Britain is moving to tighten controls on extremist rhetoric, even when it does not incite violence or hatred -- a move that some are concerned might unduly restrict basic freedoms. It is an issue many countries are grappling with as extremist groups gain power in the Middle East, fueled in part by donations and fighters from the West. VOA’s Al Pessin reports from London.
Video

Video Floodwaters Recede in Houston, but Rain Continues

Many parts of Texas are recovering from one of the worst natural disasters to hit the southwestern state. Heavy rains on Monday and early Tuesday caused rivers to swell in eastern and central Texas, washing away homes and killing at least 13 people. As VOA’s Greg Flakus reports from Houston, floodwaters are receding slowly in the country's fourth-largest city, and there likely is to be more rain in the coming days.
Video

Video 3D Printer Makes Replica of Iconic Sports Car

Cars with parts made by 3D printers are already on the road, but engineers are still learning about this new technology. While testing the possibility of printing an entire car, researchers at the U.S. Department of Energy recently created an electric-powered replica of an iconic sports roadster. VOA’s George Putic has more.
Video

Video Al-Shabab Recruitment Drive Still on In Kenya

The al-Shabab militants that have long battled for control of Somalia also have recruited thousands of young people in Kenya, leaving many families disconsolate. Mohammed Yusuf recently visited the Kenyan town of Isiolo, and met with relatives of those recruited, as well as a many who have helped with the recruiting.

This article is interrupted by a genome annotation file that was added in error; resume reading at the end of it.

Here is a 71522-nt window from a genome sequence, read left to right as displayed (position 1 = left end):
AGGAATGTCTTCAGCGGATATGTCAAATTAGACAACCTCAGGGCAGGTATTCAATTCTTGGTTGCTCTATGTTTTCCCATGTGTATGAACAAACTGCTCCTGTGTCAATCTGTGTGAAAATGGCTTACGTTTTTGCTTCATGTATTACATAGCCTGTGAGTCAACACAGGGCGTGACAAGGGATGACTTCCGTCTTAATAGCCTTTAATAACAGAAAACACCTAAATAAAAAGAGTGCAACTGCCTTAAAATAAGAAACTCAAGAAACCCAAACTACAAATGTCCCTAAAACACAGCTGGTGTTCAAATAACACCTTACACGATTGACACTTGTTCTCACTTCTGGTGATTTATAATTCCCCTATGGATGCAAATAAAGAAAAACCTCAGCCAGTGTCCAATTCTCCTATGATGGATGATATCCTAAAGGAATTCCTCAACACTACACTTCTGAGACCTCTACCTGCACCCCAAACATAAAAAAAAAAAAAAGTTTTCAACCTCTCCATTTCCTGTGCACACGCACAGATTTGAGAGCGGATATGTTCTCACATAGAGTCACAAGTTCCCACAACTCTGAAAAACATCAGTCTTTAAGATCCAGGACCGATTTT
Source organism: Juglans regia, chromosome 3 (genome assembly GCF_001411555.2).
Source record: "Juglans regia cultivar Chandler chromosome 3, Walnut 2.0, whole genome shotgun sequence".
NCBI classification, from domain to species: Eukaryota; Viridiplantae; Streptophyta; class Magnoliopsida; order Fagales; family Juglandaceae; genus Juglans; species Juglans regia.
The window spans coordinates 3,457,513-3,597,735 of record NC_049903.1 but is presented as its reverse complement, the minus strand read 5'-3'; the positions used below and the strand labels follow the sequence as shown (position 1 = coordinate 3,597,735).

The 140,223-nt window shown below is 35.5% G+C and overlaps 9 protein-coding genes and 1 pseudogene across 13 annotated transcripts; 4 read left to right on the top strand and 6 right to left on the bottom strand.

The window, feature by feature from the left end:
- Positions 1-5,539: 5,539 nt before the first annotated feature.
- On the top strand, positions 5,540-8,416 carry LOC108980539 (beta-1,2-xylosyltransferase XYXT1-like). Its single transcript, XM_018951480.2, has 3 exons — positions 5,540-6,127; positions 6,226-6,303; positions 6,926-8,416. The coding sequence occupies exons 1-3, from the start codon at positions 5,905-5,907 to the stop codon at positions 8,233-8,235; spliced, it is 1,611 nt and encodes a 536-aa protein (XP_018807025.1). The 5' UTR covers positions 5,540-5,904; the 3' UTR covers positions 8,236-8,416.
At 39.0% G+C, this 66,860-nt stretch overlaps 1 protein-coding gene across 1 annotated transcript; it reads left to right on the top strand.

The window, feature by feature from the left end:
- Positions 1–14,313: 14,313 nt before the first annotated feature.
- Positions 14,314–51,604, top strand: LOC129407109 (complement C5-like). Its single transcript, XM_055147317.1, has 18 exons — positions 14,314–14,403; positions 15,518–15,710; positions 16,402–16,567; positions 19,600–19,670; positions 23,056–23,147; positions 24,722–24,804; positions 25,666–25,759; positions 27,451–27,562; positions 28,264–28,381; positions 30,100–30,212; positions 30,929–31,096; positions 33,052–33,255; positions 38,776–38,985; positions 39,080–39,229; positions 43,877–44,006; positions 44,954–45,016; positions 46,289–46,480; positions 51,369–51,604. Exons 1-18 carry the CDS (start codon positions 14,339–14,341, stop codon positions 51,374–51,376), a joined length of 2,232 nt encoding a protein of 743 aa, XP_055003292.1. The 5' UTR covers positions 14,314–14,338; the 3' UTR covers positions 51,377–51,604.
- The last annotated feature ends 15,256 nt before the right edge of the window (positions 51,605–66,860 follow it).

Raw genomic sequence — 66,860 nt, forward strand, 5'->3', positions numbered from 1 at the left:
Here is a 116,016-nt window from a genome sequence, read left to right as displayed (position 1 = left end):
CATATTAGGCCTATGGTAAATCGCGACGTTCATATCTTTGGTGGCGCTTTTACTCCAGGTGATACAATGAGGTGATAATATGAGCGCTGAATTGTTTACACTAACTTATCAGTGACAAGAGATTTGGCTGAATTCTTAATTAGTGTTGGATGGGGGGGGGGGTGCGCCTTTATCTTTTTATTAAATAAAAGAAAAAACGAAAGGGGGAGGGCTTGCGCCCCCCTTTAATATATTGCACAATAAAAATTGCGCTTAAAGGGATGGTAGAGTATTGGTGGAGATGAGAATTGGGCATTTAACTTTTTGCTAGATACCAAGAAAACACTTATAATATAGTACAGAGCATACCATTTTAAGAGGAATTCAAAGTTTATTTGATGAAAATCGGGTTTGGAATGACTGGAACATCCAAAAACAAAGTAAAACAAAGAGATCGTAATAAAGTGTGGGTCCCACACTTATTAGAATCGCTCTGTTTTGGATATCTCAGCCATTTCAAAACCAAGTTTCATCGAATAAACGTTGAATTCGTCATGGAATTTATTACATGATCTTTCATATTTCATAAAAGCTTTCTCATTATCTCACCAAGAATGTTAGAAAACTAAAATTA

Video

Video US Voters Seek Answers From Presidential Candidates on IS Gains

The growth of the Islamic State militant group in Iraq and Syria comes as the 2016 U.S. presidential campaign kicks off in the Midwest state of Iowa.   As VOA’s Kane Farabaugh reports, voters want to know how the candidates would handle recent militant gains in the Middle East.
Video

Video A Small Oasis on Kabul's Outskirts Provides Relief From Security Tensions

When people in Kabul want to get away from the city and relax, many choose Qargha Lake, a small resort on the outskirts of Kabul. Ayesha Tanzeem visited and talked with people about the precious oasis.
Video

Video Film Festival Looks at Indigenous Peoples, Culture Conflict

A recent Los Angeles film festival highlighted the plight of people caught between two cultures. Mike O'Sullivan has more on the the Garifuna International Film Festival, a Los Angeles forum created by a woman from Central America who wants the world to know more about her culture.
Video

Video Kenyans Lament Losing Sons to al-Shabab

There is agony, fear and lost hope in the Kenyan town of Isiolo, a key target of a new al-Shabab recruitment drive. VOA's Mohammed Yusuf visits Isiolo to speak with families and at least one man who says he was a recruiter.
Video

Video Scientists Say Plankton More Important Than Previously Thought

Tiny ocean creatures called plankton are mostly thought of as food for whales and other large marine animals, but a four-year global study discovered, among other things, that plankton are a major source of oxygen on our planet. VOA’s George Putic reports.
Video

Video Kenya’s Capital Sees Rise in Shisha Parlors

In Kenya, the smoking of shisha, a type of flavored tobacco, is the latest craze. Patrons are flocking to shisha parlors to smoke and socialize. But the practice can be addictive and harmful, though many dabblers may not realize the dangers, according to a new review. Lenny Ruvaga has more on the story for VOA from Nairobi, Kenya.
Video

Video Iowa Family's Sacrifice Shaped US Military Service for Generations

Few places in America have experienced war like Waterloo. This small town in the Midwest state of Iowa became famous during World War II not for what it accomplished, but what it lost. As VOA’s Kane Farabaugh reports, the legacy of one family’s sacrifice is still a reminder today of the real cost of war for all families on the homefront.

VOA Blogs